The Social Justice program has taken players to courthouses, detention facilities, juvenile residential facilities and more as a means of connecting with the local community and bringing about meaningful change. The pillars of their efforts include police relations, criminal justice reform, racial equality, workforce development and youth empowerment.

-More players took to social media individually to tell a little bit of their own stories and participate in the 'I am a black man' initiative making its way around various social platforms. Running back Dare Ogunbowale included his own perspective in a powerful caption that paints a picture of issues that black men face every day in this country.

View this post on Instagram

Sometimes me and my boys take Ubers to certain areas because we know we’re safer in case there’s a traffic stop... I’ve been challenged by some of my brothers to share a post, but I’d rather use my own words. The funny thing is that in sports, our differences are welcomed. Different appearances, personalities, and skills make teams better - more complete. But as soon as the jerseys come off and we’re back in the real world, these differences divide us. And in some instances, they’re divisive to the point where the lives of people that look like me don’t matter as much as those of others. Back home in Milwaukee this week, I got the chance to meet and talk with some great people of all colors. And at these protests I noticed that the young people were the ones calling the shots. Young people were the ones holding the megaphones. Young people were the ones that came out in thousands to have their presence felt and their voices heard. THIS is what we need. Not a black box. Not a retweet. Imma just say it, my white peers, your silence helps nothing. Even if you are completely blind to color and everything racism entails, no progress is made by your silence. You have an opportunity to relate to those who have racial prejudices in ways that none of us black people can. And the way I see it, you have a RESPONSIBILITY to use your voices and your privilege to educate groups that don’t view the issues that my people go through daily with a clear and open mind like you do. This isn’t more of me asking for people to join in protesting, donating or to sign petitions; this is simply me asking you to use your voices to share stories, explanations, and have discussions. To challenge the thinking of those who blatantly disregard everything that the #blacklivesmatters movement stands for. I’m not calling for you to be an activist, I’m just asking for you to prioritize equality and not wait for someone else to be the change. I’m always here as a resource if needed. Let’s do this together, because enough is enough. Love y’all.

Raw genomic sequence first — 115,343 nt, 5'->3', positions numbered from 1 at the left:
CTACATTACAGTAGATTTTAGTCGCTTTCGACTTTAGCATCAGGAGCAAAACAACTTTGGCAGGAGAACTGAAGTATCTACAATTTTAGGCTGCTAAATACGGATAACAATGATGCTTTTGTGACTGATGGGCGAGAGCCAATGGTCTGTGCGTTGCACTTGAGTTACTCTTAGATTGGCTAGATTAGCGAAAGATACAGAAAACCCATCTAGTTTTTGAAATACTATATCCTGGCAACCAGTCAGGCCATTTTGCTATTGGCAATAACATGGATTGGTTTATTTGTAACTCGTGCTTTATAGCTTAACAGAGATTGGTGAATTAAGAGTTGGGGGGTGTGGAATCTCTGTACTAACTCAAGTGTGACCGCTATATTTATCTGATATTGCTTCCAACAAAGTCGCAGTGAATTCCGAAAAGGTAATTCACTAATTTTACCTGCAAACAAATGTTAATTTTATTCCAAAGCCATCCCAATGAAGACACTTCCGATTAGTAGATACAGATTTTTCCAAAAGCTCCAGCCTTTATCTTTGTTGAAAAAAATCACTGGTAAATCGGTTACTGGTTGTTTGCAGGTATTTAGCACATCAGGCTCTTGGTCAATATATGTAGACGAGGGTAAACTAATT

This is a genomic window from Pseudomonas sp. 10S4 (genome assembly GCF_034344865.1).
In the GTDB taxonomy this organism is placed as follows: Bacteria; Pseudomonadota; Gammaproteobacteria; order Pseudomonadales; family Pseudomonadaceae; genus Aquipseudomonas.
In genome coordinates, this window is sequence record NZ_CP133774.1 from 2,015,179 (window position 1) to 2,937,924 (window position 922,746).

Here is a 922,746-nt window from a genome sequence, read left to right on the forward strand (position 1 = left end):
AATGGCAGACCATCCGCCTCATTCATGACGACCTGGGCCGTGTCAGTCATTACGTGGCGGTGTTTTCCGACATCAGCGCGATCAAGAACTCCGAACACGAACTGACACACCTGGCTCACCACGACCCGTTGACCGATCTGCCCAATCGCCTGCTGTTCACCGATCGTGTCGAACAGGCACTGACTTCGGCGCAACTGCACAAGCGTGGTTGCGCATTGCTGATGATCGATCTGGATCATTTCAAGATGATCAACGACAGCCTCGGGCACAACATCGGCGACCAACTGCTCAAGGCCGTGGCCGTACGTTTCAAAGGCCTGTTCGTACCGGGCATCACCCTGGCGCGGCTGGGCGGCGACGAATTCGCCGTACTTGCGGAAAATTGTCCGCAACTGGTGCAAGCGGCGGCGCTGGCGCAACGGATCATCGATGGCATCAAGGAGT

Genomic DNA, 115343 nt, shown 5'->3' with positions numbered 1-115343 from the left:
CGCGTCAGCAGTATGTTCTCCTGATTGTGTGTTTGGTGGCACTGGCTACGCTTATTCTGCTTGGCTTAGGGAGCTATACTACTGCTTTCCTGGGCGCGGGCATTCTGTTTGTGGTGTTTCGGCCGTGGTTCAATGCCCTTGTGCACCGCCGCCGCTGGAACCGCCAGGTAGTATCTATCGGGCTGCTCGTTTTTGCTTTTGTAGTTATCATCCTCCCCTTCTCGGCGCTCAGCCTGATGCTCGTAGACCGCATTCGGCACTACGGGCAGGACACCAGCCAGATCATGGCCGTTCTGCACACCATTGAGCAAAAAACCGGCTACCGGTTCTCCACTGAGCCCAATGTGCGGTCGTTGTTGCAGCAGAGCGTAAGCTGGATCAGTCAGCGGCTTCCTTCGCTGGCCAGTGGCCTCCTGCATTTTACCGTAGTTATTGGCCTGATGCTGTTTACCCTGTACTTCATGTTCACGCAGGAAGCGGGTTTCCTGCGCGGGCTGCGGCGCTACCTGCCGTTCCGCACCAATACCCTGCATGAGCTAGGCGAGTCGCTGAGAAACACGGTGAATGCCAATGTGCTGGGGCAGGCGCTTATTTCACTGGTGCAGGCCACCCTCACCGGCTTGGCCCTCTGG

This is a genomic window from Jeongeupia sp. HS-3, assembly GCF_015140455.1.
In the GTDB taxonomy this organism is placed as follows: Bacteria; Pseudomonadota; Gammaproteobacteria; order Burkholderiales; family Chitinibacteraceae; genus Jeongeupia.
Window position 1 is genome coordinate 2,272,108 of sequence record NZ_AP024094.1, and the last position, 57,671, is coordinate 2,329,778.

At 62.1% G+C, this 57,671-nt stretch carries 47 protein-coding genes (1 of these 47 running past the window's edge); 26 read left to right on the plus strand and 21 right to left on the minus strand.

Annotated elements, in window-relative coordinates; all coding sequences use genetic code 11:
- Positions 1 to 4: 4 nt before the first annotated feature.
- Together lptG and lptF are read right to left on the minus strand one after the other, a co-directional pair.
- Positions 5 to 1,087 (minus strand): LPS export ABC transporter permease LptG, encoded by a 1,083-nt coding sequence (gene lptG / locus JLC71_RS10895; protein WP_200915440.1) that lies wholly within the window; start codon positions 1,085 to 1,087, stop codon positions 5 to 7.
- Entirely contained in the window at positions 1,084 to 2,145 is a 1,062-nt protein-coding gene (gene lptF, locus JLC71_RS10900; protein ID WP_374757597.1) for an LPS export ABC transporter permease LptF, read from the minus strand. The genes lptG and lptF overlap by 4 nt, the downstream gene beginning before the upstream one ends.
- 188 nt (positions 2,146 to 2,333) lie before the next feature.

A post shared by Dare. (@dareogunbowale) on

More players continued the initiative, too.

View this post on Instagram

I am a BLACK MAN‼️‼️

A post shared by Tj Logan (@rico_suaveight) on

And Davis, who shared this image from the movie, Remember the Titans, which we could all collectively do well to take literally.